Last Monday the mayor announced that coordinated efforts of the police and building departments would identify vacant buildings believed to be havens for crime and secure them or tear them down. Friday, demolition began.
A small group of residents and community supporters watched as the house at 6747 S. Laflin in the Englewood community was finally torn down. The home had been vacant “for years” according to Early Porter who had lived next door to the home since 1991. He said the last few years he has had to call the police countless times because he had no idea who the people were going in and out of the vacant structure. Porter believes that the traffic in an out of the dilapidated dwelling led to his own house being burglarized last winter.
The home represented the kinds of properties the city will target.
“With these types of properties there are calls for service for assaults that happen in properties like these, there’s drug activity that occurs in properties like this, so no longer will this property be used. It will also send a message to property owners … that the mayor and the city are saying to them ‘you have to have the same level of care and attention for a building that you own as you would have for a building where you live,” First Deputy Chief of Staff Felicia Davis told the Chicago Citizen.
The city’s target list includes properties that are structurally unsafe and/or serve as criminals’ safe houses, Davis said.
There are no fewer than a dozen vacant and boarded up properties in a half-mile radius of the South Laflin site. In fact, an empty multi-family, multi-story brick building that is at least twice the size of the house that was torn down July 9 anchors South Laflin at 68th Street. But nearby residents say that razing the house at 6747 was a “good first start.”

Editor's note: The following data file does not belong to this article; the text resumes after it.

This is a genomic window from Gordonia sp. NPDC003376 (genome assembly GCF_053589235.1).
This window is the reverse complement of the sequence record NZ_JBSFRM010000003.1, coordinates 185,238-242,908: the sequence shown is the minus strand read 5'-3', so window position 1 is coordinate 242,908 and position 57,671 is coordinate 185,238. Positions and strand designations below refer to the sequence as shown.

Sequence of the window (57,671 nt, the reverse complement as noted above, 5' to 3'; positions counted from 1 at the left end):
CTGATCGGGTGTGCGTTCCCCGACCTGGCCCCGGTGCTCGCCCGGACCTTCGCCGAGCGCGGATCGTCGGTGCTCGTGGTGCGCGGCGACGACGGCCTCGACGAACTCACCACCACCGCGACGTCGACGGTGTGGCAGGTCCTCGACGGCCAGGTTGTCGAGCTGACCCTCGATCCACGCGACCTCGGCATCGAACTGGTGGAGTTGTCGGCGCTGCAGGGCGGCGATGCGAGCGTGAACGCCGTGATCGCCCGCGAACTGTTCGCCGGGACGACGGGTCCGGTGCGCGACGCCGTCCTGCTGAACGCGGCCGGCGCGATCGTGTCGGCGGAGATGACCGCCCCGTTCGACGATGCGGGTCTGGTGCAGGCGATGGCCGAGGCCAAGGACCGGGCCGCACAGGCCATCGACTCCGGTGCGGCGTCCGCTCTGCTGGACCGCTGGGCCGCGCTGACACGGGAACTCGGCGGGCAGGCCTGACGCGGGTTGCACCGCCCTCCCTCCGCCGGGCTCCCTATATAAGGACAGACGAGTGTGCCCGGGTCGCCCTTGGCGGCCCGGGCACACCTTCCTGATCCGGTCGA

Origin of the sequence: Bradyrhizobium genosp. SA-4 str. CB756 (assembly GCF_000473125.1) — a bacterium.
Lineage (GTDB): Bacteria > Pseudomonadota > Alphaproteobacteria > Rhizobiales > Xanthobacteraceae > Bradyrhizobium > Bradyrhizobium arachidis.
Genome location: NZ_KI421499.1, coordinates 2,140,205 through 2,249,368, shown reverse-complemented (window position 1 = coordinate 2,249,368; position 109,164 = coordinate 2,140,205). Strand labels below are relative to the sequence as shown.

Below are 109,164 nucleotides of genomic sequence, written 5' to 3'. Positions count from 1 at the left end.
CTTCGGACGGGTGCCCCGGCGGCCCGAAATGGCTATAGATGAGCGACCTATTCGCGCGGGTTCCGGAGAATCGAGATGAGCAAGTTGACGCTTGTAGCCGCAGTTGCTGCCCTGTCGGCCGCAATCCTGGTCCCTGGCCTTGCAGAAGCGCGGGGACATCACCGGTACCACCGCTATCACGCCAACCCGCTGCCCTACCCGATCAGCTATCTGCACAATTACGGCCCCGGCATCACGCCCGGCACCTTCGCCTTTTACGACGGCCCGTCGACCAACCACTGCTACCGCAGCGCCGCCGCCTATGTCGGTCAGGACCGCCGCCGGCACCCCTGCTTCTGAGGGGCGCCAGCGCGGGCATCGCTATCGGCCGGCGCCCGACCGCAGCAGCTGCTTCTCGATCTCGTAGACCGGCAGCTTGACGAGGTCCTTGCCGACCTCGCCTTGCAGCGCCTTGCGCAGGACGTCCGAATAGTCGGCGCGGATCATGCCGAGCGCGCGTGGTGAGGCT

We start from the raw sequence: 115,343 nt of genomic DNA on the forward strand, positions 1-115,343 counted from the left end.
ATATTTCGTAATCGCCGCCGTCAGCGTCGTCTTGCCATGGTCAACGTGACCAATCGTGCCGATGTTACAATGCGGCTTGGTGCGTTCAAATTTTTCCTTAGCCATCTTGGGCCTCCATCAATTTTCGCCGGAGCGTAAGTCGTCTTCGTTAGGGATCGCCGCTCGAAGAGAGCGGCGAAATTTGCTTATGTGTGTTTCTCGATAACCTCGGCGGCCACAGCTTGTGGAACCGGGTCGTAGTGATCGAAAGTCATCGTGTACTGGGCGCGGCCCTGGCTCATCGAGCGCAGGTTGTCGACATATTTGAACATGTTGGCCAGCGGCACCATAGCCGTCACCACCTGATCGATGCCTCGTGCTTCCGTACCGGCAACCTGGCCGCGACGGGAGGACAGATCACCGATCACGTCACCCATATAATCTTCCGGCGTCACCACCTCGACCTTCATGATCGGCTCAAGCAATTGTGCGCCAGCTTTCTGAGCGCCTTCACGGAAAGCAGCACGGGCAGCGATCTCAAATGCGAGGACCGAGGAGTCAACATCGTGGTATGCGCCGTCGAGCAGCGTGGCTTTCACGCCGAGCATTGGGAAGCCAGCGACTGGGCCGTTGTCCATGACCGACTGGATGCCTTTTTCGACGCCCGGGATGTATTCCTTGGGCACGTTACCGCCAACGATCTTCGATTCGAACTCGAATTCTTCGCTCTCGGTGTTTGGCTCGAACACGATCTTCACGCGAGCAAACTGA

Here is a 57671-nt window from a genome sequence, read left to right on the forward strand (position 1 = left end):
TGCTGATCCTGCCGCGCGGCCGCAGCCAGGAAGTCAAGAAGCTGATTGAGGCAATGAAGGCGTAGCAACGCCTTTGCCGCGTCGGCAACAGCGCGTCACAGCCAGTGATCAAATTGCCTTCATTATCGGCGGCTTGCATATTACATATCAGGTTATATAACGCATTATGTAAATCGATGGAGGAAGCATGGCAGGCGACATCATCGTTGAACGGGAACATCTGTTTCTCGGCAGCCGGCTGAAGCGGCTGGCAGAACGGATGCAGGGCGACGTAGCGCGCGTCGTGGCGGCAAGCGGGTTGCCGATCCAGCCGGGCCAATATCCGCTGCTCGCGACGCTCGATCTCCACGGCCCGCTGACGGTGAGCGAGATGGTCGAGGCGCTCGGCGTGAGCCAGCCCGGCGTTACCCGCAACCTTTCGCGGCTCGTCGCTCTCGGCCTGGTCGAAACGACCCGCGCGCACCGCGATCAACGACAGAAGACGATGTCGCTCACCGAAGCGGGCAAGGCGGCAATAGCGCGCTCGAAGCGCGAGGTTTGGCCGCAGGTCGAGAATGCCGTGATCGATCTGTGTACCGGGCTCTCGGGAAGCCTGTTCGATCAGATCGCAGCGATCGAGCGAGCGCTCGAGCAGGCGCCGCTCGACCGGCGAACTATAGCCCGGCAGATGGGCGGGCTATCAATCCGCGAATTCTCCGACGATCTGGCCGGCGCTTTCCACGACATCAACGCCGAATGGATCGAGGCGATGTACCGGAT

“This is one we don’t have to worry about again,” said Melba Miles, president of the 6800 S. Laflin block club which also calls itself New Birth. “If (owners) aren’t going to do nothing about (the properties) it shouldn’t be a hazard to our community, devalue our community and bring our property value down. Either do something about it or tear them down.”
For the community, tearing down troublesome properties seemed like a no-brainer in the fight against crime. Miles and others on the block frequently bore witness to the unsavory and illegal happenings at the now-demolished home and others like it. She said for at least a decade concerned citizens would call police and the city. For them Friday’s tear-down was a long time in coming but an example of residents persevering.
“You just call (3-1-1) two, three, four times a day – whatever it takes. You don’t stop,” said Deborah Payne, head of the Southwest Federation of Block Clubs. She joined Miles in watching the city tear down what they called a “crack house.”
Ten years is “a very long time” to wait for action, Payne said. “But if you live in the community you persevere and try to make the difference so it doesn’t make a difference how long.”
Davis said the demolition of this property and the other 199 on the city’s list would be a “boon” for the community. She said the city is already hearing positive feedback from communities where demolitions took place Friday.
The mayor said Monday that the city would put up $4 million for this project. Davis said Friday the city would try to recoup some of its money — including demolition and legal costs — from property owners.
By Rhonda Gillespie